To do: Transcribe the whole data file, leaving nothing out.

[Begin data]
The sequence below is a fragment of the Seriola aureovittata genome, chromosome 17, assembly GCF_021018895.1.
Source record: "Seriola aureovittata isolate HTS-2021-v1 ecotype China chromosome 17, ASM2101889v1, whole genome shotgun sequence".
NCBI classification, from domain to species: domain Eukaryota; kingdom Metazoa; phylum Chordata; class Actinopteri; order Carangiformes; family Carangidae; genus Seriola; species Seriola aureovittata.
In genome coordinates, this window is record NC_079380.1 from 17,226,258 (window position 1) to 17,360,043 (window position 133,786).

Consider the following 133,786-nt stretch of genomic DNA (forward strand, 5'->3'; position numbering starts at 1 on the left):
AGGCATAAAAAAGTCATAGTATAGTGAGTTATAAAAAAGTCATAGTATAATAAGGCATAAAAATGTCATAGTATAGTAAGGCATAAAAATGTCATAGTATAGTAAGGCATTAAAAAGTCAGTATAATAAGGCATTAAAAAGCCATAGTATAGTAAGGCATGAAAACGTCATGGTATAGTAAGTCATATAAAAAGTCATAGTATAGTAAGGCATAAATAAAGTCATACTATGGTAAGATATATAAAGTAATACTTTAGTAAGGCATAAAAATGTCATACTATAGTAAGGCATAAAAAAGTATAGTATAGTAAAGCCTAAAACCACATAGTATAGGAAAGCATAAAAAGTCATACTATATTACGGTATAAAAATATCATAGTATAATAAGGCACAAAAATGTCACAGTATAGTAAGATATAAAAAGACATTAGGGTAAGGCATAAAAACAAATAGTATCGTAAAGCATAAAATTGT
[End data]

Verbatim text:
The sequence below is a fragment of the Seriola aureovittata genome, chromosome 17, assembly GCF_021018895.1.
Source record: "Seriola aureovittata isolate HTS-2021-v1 ecotype China chromosome 17, ASM2101889v1, whole genome shotgun sequence".
NCBI classification, from domain to species: domain Eukaryota; kingdom Metazoa; phylum Chordata; class Actinopteri; order Carangiformes; family Carangidae; genus Seriola; species Seriola aureovittata.
In genome coordinates, this window is record NC_079380.1 from 17,226,258 (window position 1) to 17,360,043 (window position 133,786).

Consider the following 133,786-nt stretch of genomic DNA (forward strand, 5'->3'; position numbering starts at 1 on the left):
AGGCATAAAAAAGTCATAGTATAGTGAGTTATAAAAAAGTCATAGTATAATAAGGCATAAAAATGTCATAGTATAGTAAGGCATAAAAATGTCATAGTATAGTAAGGCATTAAAAAGTCAGTATAATAAGGCATTAAAAAGCCATAGTATAGTAAGGCATGAAAACGTCATGGTATAGTAAGTCATATAAAAAGTCATAGTATAGTAAGGCATAAATAAAGTCATACTATGGTAAGATATATAAAGTAATACTTTAGTAAGGCATAAAAATGTCATACTATAGTAAGGCATAAAAAAGTATAGTATAGTAAAGCCTAAAACCACATAGTATAGGAAAGCATAAAAAGTCATACTATATTACGGTATAAAAATATCATAGTATAATAAGGCACAAAAATGTCACAGTATAGTAAGATATAAAAAGACATTAGGGTAAGGCATAAAAACAAATAGTATCGTAAAGCATAAAATTGT